by Katie Iannitelli
“Families don’t know what they don’t know until they are up against it, so to speak,” says Aishling Dalton Kelly, (pictured) founder and CEO of Aishling Companion Home Care and the Aishling Care Academy for certified nursing assistants, both based in Orland Park, Ill.
She speaks from personal experience.
In 2010, Kelly, a then-neophyte certified nursing assistant (CNA) in a southside trauma emergency room, received a call from Dalkey, her coastal Irish hometown nine miles southeast of Dublin.
“My dad had six weeks to live,” she says. Despite the prospect of losing her job, Kelly packed her bags and caught the next plane home.
Kelly recalls that, to her surprise, her father’s greatest concern was not his impending death, but rather the wellbeing of his wife, who was in the early stages of dementia.
“That’s really where my whole journey with homecare, started,” she says. “I knew nothing about hospice care, or dementia, for that matter.”
“He sat the nine of us down one by one. He told us to take care of one another, to stand strong together, and to take care of the love of his life,” she says. “I cherish those intimate conversations with my dad. I observed how you prepare to die while you’re still living. He was so incredibly brave and honest with each and every one of us. I was so thankful we had that opportunity to speak honestly to him and to hear his wishes while he was well enough to have that talk.”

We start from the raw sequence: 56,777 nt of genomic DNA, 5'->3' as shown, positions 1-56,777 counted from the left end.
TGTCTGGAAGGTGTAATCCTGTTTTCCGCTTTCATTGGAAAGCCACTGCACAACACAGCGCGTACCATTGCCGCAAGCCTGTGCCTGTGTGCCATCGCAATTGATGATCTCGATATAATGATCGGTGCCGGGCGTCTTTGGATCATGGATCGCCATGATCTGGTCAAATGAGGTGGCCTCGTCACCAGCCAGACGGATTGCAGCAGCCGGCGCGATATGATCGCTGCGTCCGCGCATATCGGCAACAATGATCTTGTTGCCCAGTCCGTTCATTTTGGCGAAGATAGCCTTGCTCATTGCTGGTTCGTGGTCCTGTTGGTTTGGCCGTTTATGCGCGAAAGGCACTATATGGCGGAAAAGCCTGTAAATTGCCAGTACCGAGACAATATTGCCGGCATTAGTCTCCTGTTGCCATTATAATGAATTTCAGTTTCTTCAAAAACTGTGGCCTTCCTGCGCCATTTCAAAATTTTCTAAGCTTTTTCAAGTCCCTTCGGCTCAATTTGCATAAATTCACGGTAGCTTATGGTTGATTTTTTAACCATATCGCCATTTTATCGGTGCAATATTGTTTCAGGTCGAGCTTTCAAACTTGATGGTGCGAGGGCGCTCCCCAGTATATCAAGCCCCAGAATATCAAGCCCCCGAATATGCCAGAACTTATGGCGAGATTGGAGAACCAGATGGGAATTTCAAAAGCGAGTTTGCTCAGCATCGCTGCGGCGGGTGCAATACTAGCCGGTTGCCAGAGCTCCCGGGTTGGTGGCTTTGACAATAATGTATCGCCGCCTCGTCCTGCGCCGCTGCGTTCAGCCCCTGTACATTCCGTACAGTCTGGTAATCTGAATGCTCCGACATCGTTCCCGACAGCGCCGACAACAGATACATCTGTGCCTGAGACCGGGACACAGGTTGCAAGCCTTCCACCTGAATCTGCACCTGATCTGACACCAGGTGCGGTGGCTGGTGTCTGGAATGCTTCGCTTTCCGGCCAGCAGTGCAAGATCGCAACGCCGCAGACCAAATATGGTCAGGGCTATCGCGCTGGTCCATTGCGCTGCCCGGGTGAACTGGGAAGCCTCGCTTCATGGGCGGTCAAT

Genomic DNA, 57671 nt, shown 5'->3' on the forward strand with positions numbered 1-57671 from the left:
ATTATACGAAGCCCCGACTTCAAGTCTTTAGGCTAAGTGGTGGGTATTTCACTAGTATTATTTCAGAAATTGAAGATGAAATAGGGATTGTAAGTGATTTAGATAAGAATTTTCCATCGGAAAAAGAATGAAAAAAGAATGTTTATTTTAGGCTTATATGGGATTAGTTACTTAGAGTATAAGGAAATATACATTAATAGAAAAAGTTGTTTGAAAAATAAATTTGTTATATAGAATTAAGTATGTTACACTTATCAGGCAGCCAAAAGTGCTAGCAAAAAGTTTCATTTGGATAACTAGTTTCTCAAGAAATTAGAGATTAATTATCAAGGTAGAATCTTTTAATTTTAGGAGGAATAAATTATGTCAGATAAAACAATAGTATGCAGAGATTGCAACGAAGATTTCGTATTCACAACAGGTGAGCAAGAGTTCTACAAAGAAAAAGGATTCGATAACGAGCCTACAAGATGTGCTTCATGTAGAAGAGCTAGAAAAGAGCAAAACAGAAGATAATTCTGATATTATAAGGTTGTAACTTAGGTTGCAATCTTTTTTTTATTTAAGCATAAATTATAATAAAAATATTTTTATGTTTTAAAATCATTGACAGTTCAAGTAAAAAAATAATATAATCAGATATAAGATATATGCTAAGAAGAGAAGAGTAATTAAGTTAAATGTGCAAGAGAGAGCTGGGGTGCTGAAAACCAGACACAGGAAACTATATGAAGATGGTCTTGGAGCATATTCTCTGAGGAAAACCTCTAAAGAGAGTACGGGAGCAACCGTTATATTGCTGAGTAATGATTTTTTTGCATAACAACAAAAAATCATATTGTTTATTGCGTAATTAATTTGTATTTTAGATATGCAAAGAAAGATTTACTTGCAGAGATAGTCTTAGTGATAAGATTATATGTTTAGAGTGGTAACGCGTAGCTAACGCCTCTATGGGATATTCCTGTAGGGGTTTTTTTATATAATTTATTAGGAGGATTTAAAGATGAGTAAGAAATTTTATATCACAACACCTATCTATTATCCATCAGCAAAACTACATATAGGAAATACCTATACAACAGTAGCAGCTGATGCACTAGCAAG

Navigating her father’s hospice journey stirred a new calling, and Kelly returned to the US, determined to open her own home care business.
After a brief stint with a business partner, one that ended in irreconcilable differences after a few short weeks, she decided to go it alone.
“I sat up for the whole entire night and filed an entirely new corporation (by myself)” she says. “I was trying to think of a name that would represent who I am, something from my heritage and a name that would do my parents proud.” After hours of consideration, she settled, somewhat uncomfortably, on her own name.
“Aishling in Gaelic means ‘a dream,’” she explains. “It seemed so practical to use my own birth name for my new company, and that’s what this entire journey has been for me, a dream in the land of opportunity.”
Aishling (in green) and here sisters: top row; Jacqui, Aishling, Ann, Bernadette, Laura. Front: June, Yvonne, Caroline, Sandra.
Today, nine years later, she has a booming home care business, but it came with bumps and bruises that many new small-business owners encounter.
“I didn’t get any manual that tells you how to be a businesswoman,” she says. “I’ve made a lot of mistakes, and I can honestly say that when you make a mistake once, you don’t make it a second time. You pivot fast.”